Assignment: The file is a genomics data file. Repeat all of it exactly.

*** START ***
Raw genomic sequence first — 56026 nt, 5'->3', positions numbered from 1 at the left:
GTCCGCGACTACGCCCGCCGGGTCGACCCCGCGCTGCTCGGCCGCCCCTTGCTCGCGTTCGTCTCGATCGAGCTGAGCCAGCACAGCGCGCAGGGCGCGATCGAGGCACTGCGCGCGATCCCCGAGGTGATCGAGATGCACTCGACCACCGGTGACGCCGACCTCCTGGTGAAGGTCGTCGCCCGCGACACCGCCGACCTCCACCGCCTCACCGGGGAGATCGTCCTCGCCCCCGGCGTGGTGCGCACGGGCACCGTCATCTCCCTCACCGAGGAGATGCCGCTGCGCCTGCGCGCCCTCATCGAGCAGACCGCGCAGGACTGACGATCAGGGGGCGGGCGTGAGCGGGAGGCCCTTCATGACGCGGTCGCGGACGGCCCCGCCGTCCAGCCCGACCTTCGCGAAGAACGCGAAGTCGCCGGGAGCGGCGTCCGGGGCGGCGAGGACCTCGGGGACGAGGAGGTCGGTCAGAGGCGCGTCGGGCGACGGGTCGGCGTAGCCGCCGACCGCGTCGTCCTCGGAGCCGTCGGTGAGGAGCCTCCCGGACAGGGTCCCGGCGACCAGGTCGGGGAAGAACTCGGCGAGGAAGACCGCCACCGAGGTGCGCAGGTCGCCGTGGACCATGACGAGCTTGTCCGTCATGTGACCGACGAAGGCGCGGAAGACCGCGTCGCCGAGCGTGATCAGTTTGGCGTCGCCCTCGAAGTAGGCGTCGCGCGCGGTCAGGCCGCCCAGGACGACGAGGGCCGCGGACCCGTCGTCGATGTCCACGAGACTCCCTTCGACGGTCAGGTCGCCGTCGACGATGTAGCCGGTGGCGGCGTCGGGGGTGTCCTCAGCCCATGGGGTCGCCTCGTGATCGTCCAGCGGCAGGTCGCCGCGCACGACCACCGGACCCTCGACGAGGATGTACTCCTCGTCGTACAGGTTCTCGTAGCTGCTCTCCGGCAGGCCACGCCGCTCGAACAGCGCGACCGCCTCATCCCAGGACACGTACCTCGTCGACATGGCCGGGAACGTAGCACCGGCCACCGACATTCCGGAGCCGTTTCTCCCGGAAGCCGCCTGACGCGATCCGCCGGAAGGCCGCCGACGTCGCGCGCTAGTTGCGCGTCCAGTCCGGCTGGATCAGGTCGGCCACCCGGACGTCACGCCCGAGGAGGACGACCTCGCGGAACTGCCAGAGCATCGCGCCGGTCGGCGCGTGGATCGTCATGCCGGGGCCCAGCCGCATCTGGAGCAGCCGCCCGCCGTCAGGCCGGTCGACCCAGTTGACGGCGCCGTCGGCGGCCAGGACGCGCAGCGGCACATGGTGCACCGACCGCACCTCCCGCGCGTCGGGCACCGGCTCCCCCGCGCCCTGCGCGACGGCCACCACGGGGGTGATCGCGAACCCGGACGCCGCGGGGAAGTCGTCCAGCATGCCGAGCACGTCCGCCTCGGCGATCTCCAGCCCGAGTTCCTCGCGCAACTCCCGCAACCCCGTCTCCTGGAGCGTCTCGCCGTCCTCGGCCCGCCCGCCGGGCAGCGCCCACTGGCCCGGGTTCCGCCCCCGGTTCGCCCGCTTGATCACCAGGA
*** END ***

Raw genomic sequence first — 56026 nt, 5'->3', positions numbered from 1 at the left:
GTCCGCGACTACGCCCGCCGGGTCGACCCCGCGCTGCTCGGCCGCCCCTTGCTCGCGTTCGTCTCGATCGAGCTGAGCCAGCACAGCGCGCAGGGCGCGATCGAGGCACTGCGCGCGATCCCCGAGGTGATCGAGATGCACTCGACCACCGGTGACGCCGACCTCCTGGTGAAGGTCGTCGCCCGCGACACCGCCGACCTCCACCGCCTCACCGGGGAGATCGTCCTCGCCCCCGGCGTGGTGCGCACGGGCACCGTCATCTCCCTCACCGAGGAGATGCCGCTGCGCCTGCGCGCCCTCATCGAGCAGACCGCGCAGGACTGACGATCAGGGGGCGGGCGTGAGCGGGAGGCCCTTCATGACGCGGTCGCGGACGGCCCCGCCGTCCAGCCCGACCTTCGCGAAGAACGCGAAGTCGCCGGGAGCGGCGTCCGGGGCGGCGAGGACCTCGGGGACGAGGAGGTCGGTCAGAGGCGCGTCGGGCGACGGGTCGGCGTAGCCGCCGACCGCGTCGTCCTCGGAGCCGTCGGTGAGGAGCCTCCCGGACAGGGTCCCGGCGACCAGGTCGGGGAAGAACTCGGCGAGGAAGACCGCCACCGAGGTGCGCAGGTCGCCGTGGACCATGACGAGCTTGTCCGTCATGTGACCGACGAAGGCGCGGAAGACCGCGTCGCCGAGCGTGATCAGTTTGGCGTCGCCCTCGAAGTAGGCGTCGCGCGCGGTCAGGCCGCCCAGGACGACGAGGGCCGCGGACCCGTCGTCGATGTCCACGAGACTCCCTTCGACGGTCAGGTCGCCGTCGACGATGTAGCCGGTGGCGGCGTCGGGGGTGTCCTCAGCCCATGGGGTCGCCTCGTGATCGTCCAGCGGCAGGTCGCCGCGCACGACCACCGGACCCTCGACGAGGATGTACTCCTCGTCGTACAGGTTCTCGTAGCTGCTCTCCGGCAGGCCACGCCGCTCGAACAGCGCGACCGCCTCATCCCAGGACACGTACCTCGTCGACATGGCCGGGAACGTAGCACCGGCCACCGACATTCCGGAGCCGTTTCTCCCGGAAGCCGCCTGACGCGATCCGCCGGAAGGCCGCCGACGTCGCGCGCTAGTTGCGCGTCCAGTCCGGCTGGATCAGGTCGGCCACCCGGACGTCACGCCCGAGGAGGACGACCTCGCGGAACTGCCAGAGCATCGCGCCGGTCGGCGCGTGGATCGTCATGCCGGGGCCCAGCCGCATCTGGAGCAGCCGCCCGCCGTCAGGCCGGTCGACCCAGTTGACGGCGCCGTCGGCGGCCAGGACGCGCAGCGGCACATGGTGCACCGACCGCACCTCCCGCGCGTCGGGCACCGGCTCCCCCGCGCCCTGCGCGACGGCCACCACGGGGGTGATCGCGAACCCGGACGCCGCGGGGAAGTCGTCCAGCATGCCGAGCACGTCCGCCTCGGCGATCTCCAGCCCGAGTTCCTCGCGCAACTCCCGCAACCCCGTCTCCTGGAGCGTCTCGCCGTCCTCGGCCCGCCCGCCGGGCAGCGCCCACTGGCCCGGGTTCCGCCCCCGGTTCGCCCGCTTGATCACCAGGA